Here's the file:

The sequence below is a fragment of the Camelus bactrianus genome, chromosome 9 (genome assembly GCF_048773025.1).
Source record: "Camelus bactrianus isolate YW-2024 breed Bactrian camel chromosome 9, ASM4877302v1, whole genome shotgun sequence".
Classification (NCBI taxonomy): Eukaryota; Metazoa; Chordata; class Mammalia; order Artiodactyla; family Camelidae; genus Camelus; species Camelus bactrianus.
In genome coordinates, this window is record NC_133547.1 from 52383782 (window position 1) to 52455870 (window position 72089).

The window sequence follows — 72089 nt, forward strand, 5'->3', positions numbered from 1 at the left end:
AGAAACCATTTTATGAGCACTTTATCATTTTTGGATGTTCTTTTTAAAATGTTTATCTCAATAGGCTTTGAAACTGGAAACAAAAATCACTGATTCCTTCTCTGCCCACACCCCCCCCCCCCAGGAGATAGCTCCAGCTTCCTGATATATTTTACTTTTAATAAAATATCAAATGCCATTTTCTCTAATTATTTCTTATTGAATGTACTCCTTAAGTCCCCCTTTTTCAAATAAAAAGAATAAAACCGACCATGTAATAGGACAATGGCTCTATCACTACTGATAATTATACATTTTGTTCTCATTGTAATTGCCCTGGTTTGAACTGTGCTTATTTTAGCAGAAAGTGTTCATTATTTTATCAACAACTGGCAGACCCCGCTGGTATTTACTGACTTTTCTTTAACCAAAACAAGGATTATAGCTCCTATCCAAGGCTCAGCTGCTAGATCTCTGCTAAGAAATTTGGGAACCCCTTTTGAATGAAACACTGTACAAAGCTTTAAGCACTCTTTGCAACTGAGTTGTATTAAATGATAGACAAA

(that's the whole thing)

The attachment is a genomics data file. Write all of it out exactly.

The sequence below is a fragment of the Camelus bactrianus genome, chromosome 9 (genome assembly GCF_048773025.1).
Source record: "Camelus bactrianus isolate YW-2024 breed Bactrian camel chromosome 9, ASM4877302v1, whole genome shotgun sequence".
Classification (NCBI taxonomy): Eukaryota; Metazoa; Chordata; class Mammalia; order Artiodactyla; family Camelidae; genus Camelus; species Camelus bactrianus.
In genome coordinates, this window is record NC_133547.1 from 52383782 (window position 1) to 52455870 (window position 72089).

The window sequence follows — 72089 nt, forward strand, 5'->3', positions numbered from 1 at the left end:
AGAAACCATTTTATGAGCACTTTATCATTTTTGGATGTTCTTTTTAAAATGTTTATCTCAATAGGCTTTGAAACTGGAAACAAAAATCACTGATTCCTTCTCTGCCCACACCCCCCCCCCCCAGGAGATAGCTCCAGCTTCCTGATATATTTTACTTTTAATAAAATATCAAATGCCATTTTCTCTAATTATTTCTTATTGAATGTACTCCTTAAGTCCCCCTTTTTCAAATAAAAAGAATAAAACCGACCATGTAATAGGACAATGGCTCTATCACTACTGATAATTATACATTTTGTTCTCATTGTAATTGCCCTGGTTTGAACTGTGCTTATTTTAGCAGAAAGTGTTCATTATTTTATCAACAACTGGCAGACCCCGCTGGTATTTACTGACTTTTCTTTAACCAAAACAAGGATTATAGCTCCTATCCAAGGCTCAGCTGCTAGATCTCTGCTAAGAAATTTGGGAACCCCTTTTGAATGAAACACTGTACAAAGCTTTAAGCACTCTTTGCAACTGAGTTGTATTAAATGATAGACAAA